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News In Brief

Study Suggests DBS More Effective than Meds Alone for Advanced PD

A study that compared best medical therapy to deep brain stimulation (DBS) in people with advanced PD showed that DBS may be more effective in managing Parkinson's symptoms.

Published in the August 31 edition of The New England Journal of Medicine, this study was conducted in Germany and Austria with 156 people with Parkinson's under the age of 75 who had severe motor symptoms, wearing-off episodes and dyskinesias.

Participants were randomly assigned to receive medical management or to undergo DBS in the subthalamic nucleus.

After six months, assessments showed that the DBS group had a nearly 25 percent improvement in mobility, emotional well-being and physical discomfort. The medication group remained at nearly the same level that was observed at the start of the trial.

Overall incidence of adverse effects was higher in the medication group. However, serious adverse effects, including one fatal brain hemorrhage, were more common in the DBS group.

Results Presented from Early Gene Therapy Trials

In October, two research teams announced the results from early-phase human trials of gene therapy to treat Parkinson's disease. Gene therapy is an experimental treatment method that injects a gene carried by a virus deep into the brain where Parkinson's occurs. The goal of gene therapy is to slow the course of the disease by preventing brain cells from dying.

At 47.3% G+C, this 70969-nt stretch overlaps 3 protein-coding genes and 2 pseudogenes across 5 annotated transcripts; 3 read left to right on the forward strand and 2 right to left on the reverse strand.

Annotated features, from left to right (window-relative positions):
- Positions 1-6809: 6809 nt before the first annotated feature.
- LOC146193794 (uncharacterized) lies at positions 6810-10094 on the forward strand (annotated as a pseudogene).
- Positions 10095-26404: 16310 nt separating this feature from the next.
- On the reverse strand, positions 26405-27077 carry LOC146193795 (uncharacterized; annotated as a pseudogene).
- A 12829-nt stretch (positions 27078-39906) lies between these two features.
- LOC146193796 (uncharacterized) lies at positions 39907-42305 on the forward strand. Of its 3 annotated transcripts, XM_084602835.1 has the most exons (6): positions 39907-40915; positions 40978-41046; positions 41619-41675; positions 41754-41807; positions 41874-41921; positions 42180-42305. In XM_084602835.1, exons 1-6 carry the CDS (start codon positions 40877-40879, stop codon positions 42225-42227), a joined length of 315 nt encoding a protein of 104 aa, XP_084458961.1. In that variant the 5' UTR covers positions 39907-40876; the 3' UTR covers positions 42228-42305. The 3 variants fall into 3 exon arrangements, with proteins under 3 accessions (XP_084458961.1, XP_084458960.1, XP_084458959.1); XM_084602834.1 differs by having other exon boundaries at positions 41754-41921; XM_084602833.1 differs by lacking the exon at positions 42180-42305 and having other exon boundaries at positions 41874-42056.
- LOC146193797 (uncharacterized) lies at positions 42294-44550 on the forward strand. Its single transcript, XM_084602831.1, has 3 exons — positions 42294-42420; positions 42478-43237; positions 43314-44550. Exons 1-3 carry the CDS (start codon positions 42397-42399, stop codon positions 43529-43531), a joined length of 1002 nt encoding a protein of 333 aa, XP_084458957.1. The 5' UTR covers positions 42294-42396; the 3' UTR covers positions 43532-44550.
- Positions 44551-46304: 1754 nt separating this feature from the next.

At the Society for Neuroscience meeting, Dr. Matthew J. During of Weill Medical College of Cornell University (a PDF Center Grant recipient) presented data from a trial that tested the safety of the therapy using a gene for an enzyme related to a neurotransmitter called gamma-amino-butyric acid, or GABA, which is essential for controlling muscle movements. Dr. During and his colleagues surgically implanted one of three doses of the enzyme into the brain on one side of the subthalamic nucleus in 12 people with Parkinson's. No serious side-effects developed and by six months, patients showed improvement in their parkinsonian impairments. Brain scans showed increased GABA activity.

At the American Neurological Association meeting, Dr. William J. Marks reported on a trial led by scientists from Rush University Medical Center (another PDF Center Grant recipient) and the University of California, San Francisco. The team tested neurturin, a nerve growth factor that occurs naturally in the brain.

Researchers injected a gene carrying neurturin into the putamen of 12 people with Parkinson's. Both sides of the brain received the implant and two doses were used. No serious side-effects occurred. At six months the patients' parkinsonian signs seemed to improve.

Scientists note that while the data from both studies are encouraging, the trials are early and were focused primarily on safety, not efficacy. Also, some patients might have been experiencing the "placebo effect" often observed in surgical trials.

Risks of gene therapy include infection, bleeding and barriers to easy termination of the treatment if side-effects occur. Follow up on the participants will continue, and controlled Phase II trials to assess efficacy are in the planning stages.